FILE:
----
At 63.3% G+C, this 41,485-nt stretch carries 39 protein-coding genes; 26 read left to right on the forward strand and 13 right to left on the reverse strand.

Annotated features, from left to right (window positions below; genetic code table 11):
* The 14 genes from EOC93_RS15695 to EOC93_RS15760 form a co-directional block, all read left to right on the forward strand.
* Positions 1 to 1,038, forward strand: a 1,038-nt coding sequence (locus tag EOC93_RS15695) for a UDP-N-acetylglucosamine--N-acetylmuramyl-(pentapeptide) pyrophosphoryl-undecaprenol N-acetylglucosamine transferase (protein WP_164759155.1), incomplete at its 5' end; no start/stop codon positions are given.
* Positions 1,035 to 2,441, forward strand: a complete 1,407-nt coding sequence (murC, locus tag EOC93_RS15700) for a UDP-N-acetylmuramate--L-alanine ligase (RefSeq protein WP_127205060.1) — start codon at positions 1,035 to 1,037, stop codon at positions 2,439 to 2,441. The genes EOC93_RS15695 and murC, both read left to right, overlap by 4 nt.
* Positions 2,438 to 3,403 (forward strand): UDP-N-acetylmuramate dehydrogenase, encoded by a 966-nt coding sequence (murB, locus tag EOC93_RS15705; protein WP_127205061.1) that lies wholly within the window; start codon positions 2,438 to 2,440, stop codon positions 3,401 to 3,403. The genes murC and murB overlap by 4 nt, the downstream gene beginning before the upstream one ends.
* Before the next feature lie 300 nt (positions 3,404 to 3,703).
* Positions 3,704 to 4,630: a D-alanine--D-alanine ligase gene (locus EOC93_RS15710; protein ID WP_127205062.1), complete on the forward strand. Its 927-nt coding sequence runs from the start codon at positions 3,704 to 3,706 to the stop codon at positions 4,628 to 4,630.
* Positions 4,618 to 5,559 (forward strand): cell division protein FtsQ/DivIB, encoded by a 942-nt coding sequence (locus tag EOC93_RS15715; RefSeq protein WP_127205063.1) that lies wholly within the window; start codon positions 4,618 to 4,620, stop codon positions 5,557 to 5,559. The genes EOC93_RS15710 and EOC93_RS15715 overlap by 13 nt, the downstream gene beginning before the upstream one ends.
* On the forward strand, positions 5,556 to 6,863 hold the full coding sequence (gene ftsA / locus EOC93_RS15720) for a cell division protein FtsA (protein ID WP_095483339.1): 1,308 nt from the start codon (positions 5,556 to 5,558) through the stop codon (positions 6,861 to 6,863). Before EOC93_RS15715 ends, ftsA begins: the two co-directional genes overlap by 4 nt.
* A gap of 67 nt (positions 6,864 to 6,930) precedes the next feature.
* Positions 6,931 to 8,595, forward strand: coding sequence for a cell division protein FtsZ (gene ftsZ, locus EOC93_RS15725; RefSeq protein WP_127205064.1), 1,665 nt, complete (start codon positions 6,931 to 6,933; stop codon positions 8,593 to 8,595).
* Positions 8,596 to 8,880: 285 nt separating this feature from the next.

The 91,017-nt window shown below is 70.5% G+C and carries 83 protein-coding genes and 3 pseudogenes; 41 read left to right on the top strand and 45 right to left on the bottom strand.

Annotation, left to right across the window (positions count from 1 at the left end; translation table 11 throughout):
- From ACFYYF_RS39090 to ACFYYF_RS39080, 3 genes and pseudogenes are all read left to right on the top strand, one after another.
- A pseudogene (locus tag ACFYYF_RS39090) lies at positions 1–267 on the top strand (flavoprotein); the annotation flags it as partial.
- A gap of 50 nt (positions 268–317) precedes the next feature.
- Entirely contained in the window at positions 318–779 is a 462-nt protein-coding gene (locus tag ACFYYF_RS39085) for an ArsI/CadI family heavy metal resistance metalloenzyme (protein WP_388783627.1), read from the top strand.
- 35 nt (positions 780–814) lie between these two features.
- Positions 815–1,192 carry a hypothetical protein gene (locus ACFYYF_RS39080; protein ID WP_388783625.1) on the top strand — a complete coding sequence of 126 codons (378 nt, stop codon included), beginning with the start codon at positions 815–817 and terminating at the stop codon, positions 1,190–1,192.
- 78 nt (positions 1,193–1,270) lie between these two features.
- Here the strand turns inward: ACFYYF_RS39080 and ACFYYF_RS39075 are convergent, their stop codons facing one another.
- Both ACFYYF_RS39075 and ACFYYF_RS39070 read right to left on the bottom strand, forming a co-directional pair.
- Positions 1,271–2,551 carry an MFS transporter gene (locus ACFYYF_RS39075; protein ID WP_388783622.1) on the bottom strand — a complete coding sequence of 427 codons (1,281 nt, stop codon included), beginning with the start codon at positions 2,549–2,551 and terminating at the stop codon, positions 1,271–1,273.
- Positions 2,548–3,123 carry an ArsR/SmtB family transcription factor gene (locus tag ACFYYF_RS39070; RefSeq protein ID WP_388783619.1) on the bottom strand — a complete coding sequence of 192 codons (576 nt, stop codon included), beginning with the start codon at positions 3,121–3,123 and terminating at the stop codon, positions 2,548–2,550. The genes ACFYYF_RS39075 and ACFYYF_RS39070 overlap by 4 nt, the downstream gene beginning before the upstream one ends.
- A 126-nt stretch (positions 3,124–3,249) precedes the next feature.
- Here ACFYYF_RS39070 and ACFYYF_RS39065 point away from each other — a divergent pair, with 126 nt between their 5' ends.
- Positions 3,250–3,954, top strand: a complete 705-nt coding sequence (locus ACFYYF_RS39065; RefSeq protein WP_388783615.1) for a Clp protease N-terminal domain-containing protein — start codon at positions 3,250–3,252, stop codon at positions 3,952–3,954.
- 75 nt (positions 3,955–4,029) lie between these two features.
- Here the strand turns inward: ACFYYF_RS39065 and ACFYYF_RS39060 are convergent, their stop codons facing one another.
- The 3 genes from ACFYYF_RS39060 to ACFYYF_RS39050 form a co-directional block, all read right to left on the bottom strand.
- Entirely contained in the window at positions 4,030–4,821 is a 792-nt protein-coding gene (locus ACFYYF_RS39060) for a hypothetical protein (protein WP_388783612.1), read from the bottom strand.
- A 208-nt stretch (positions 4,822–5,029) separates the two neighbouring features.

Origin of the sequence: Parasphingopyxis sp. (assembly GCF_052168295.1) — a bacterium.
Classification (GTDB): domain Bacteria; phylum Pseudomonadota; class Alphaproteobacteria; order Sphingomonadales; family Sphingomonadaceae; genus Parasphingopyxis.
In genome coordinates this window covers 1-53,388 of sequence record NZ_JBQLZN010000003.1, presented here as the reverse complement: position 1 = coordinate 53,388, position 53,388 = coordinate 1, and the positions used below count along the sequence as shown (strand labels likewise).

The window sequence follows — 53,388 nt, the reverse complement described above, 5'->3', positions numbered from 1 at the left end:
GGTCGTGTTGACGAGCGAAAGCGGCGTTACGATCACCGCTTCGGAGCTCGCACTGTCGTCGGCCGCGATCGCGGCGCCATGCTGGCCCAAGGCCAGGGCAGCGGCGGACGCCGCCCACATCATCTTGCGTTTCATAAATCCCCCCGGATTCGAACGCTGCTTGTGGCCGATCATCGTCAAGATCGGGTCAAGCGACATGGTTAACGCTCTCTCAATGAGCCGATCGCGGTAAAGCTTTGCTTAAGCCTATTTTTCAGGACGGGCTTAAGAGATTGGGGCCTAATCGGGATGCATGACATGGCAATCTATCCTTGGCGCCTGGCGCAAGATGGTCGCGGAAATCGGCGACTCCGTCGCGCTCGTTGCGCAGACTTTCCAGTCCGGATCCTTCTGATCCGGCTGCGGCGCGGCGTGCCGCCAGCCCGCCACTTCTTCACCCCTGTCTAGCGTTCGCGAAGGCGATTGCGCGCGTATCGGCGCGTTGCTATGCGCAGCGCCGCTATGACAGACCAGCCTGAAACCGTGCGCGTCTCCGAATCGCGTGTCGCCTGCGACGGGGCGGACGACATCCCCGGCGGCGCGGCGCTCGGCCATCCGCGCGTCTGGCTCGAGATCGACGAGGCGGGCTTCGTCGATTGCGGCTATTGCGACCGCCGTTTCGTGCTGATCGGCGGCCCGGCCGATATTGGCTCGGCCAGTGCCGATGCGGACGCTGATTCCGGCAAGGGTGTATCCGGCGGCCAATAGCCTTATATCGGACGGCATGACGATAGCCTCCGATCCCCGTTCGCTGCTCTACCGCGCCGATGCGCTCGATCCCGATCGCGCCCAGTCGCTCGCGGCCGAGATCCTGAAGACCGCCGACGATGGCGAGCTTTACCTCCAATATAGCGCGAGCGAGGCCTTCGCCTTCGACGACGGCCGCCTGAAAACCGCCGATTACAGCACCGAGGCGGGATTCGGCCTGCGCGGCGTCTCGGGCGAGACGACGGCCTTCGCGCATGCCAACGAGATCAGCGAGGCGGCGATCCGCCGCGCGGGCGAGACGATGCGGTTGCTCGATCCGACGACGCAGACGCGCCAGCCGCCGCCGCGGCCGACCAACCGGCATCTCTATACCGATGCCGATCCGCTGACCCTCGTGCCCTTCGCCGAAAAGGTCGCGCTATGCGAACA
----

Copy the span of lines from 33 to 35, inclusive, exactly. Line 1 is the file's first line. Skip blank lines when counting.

- Entirely contained in the window at positions 4,030–4,821 is a 792-nt protein-coding gene (locus ACFYYF_RS39060) for a hypothetical protein (protein WP_388783612.1), read from the bottom strand.
- A 208-nt stretch (positions 4,822–5,029) separates the two neighbouring features.

Origin of the sequence: Parasphingopyxis sp. (assembly GCF_052168295.1) — a bacterium.